I had lunch today with the president of a leading graphic design firm and the AVP of communications and marketing for a prestigious state university. Three fairly well educated and deeply experienced pros. Captains of industry as it were… all at the top of our games.
Anyway, somewhere between lunch and the bill we got around to talking about multichannel marketing and social media and search engine optimization and the like. And suddenly the conversation took a bad turn. Suddenly we were all angry about the fact that the burdens (or responsibilities) of marketing departments have grown tenfold over the past decade, while budgets have remained woefully small (and in many cases have been cut).
As a result, the marketing pie is getting sliced and diced into increasingly smaller pieces. And to what end? The marketing departments on the corporate and institutional side suffer. The agencies and affiliate vendors suffer. And more important, the corporations and institutions suffer.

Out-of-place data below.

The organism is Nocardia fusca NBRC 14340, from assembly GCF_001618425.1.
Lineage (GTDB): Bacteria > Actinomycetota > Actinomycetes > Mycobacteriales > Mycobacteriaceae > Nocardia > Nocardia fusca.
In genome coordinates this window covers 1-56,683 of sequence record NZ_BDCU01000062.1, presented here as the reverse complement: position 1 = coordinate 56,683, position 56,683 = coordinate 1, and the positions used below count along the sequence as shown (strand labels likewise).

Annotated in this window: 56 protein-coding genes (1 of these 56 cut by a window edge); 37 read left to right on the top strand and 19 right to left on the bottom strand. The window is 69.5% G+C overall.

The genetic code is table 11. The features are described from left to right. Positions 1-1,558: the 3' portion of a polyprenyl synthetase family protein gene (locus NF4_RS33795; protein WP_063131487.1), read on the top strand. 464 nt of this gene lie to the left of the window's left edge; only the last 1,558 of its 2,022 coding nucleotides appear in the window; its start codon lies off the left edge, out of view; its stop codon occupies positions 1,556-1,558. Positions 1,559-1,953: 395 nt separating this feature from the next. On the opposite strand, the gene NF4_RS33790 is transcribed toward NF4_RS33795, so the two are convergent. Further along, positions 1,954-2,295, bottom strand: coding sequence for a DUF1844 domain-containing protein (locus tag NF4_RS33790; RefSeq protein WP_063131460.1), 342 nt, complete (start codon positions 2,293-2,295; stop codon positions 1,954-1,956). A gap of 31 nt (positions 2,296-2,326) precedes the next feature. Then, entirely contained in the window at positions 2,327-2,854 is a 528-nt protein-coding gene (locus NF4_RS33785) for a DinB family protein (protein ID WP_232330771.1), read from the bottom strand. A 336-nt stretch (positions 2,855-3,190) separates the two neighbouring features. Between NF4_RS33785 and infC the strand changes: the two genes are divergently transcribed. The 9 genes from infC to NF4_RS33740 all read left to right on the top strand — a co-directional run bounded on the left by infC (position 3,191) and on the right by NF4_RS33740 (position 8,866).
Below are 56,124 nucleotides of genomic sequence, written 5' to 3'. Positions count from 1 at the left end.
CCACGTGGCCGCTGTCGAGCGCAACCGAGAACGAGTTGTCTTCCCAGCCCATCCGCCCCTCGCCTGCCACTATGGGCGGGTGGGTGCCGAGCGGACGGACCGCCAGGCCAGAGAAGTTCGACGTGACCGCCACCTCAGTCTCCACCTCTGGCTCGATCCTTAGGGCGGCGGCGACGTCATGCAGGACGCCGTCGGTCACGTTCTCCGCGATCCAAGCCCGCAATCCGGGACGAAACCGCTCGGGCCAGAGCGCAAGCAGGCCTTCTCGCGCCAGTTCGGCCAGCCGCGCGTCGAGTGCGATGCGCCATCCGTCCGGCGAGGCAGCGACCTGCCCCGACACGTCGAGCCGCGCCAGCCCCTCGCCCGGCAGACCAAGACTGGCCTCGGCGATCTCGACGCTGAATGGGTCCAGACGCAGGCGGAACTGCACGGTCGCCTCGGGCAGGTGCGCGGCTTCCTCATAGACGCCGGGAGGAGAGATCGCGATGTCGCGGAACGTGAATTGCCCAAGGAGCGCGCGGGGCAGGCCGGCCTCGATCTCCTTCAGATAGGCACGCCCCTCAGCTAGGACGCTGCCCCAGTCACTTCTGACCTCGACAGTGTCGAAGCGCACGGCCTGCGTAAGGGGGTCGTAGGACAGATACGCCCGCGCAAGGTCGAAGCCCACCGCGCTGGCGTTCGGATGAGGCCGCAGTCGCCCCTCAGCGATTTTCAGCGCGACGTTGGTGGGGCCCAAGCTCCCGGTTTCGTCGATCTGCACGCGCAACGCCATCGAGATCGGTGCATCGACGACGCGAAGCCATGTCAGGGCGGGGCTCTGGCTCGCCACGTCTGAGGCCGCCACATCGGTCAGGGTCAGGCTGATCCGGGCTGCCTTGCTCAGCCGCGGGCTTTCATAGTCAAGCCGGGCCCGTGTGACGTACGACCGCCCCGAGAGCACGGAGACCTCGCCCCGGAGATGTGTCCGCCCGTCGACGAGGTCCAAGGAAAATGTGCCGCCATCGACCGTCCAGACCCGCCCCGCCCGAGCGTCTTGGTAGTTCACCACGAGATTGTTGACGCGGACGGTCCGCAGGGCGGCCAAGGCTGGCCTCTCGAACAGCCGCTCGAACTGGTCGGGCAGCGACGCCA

After all these years, you would think things might change. But all too often, marketing is the last consideration and the first dispensable budget item.
Wake up people of Earth. Marketing is the cornerstone – if not the foundation – of the most successful organizations in the world. You know, WalMart, Google, Best Buy, Starbucks, Harley Davidson.
Addition by subtraction is rarely a good idea. And in the case of marketing it is a bad idea. Increase the size of the pie before the effects of starvation set in.